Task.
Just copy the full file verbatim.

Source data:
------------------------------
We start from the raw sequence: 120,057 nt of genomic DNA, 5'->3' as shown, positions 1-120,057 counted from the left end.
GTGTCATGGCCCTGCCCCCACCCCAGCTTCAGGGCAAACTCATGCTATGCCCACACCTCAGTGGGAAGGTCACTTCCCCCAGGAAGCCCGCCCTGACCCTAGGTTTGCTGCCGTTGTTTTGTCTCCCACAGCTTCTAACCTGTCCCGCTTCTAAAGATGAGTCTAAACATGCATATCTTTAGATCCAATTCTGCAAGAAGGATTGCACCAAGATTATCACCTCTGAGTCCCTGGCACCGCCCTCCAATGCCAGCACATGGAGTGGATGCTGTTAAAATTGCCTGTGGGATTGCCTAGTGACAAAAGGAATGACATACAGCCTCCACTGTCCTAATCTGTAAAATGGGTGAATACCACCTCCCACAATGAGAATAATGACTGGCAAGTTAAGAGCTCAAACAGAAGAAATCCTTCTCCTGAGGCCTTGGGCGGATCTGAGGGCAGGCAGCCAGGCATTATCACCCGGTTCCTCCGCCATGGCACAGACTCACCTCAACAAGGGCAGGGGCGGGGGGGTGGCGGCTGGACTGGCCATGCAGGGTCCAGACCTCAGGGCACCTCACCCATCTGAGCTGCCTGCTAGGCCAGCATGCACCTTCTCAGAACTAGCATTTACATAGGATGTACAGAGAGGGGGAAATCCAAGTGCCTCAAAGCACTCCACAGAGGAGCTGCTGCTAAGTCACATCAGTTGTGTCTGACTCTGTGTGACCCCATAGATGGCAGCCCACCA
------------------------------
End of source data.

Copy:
We start from the raw sequence: 120,057 nt of genomic DNA, 5'->3' as shown, positions 1-120,057 counted from the left end.
GTGTCATGGCCCTGCCCCCACCCCAGCTTCAGGGCAAACTCATGCTATGCCCACACCTCAGTGGGAAGGTCACTTCCCCCAGGAAGCCCGCCCTGACCCTAGGTTTGCTGCCGTTGTTTTGTCTCCCACAGCTTCTAACCTGTCCCGCTTCTAAAGATGAGTCTAAACATGCATATCTTTAGATCCAATTCTGCAAGAAGGATTGCACCAAGATTATCACCTCTGAGTCCCTGGCACCGCCCTCCAATGCCAGCACATGGAGTGGATGCTGTTAAAATTGCCTGTGGGATTGCCTAGTGACAAAAGGAATGACATACAGCCTCCACTGTCCTAATCTGTAAAATGGGTGAATACCACCTCCCACAATGAGAATAATGACTGGCAAGTTAAGAGCTCAAACAGAAGAAATCCTTCTCCTGAGGCCTTGGGCGGATCTGAGGGCAGGCAGCCAGGCATTATCACCCGGTTCCTCCGCCATGGCACAGACTCACCTCAACAAGGGCAGGGGCGGGGGGGTGGCGGCTGGACTGGCCATGCAGGGTCCAGACCTCAGGGCACCTCACCCATCTGAGCTGCCTGCTAGGCCAGCATGCACCTTCTCAGAACTAGCATTTACATAGGATGTACAGAGAGGGGGAAATCCAAGTGCCTCAAAGCACTCCACAGAGGAGCTGCTGCTAAGTCACATCAGTTGTGTCTGACTCTGTGTGACCCCATAGATGGCAGCCCACCA